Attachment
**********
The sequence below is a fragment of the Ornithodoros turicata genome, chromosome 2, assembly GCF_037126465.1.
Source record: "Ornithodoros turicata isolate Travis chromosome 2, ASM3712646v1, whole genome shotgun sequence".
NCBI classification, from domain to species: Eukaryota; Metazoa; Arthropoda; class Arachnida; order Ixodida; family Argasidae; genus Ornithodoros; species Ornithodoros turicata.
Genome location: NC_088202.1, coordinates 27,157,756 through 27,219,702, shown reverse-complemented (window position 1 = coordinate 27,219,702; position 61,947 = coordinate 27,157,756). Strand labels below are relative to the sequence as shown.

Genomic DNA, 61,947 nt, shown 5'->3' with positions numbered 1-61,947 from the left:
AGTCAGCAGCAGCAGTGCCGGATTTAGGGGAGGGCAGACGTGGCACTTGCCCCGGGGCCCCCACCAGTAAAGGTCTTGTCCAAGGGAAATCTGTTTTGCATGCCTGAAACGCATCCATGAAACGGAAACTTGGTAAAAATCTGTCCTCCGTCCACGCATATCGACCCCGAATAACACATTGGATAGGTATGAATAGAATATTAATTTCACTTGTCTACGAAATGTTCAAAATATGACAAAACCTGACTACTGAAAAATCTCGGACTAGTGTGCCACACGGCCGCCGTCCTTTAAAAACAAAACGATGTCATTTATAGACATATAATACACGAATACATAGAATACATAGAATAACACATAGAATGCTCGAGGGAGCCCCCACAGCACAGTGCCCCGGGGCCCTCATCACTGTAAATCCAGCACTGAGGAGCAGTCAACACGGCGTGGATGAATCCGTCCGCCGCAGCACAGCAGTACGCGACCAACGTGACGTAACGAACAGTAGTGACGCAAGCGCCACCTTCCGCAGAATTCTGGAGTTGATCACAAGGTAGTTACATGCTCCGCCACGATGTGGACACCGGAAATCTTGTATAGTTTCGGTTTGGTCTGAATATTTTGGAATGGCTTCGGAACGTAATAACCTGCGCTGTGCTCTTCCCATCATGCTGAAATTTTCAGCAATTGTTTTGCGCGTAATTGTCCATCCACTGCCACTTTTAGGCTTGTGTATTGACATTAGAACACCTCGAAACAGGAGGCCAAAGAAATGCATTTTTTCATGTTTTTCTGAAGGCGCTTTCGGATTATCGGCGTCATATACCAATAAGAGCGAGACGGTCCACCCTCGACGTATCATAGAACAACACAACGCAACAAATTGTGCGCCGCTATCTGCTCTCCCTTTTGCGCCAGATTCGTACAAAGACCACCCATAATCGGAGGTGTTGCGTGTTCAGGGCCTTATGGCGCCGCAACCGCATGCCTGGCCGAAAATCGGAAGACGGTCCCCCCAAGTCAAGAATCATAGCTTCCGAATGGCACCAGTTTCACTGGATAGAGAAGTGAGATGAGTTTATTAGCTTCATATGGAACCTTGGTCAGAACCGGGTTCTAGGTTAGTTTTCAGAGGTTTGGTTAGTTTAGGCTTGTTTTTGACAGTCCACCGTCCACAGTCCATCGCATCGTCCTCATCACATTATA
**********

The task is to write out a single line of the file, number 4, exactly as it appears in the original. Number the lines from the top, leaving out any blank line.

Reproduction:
Genome location: NC_088202.1, coordinates 27,157,756 through 27,219,702, shown reverse-complemented (window position 1 = coordinate 27,219,702; position 61,947 = coordinate 27,157,756). Strand labels below are relative to the sequence as shown.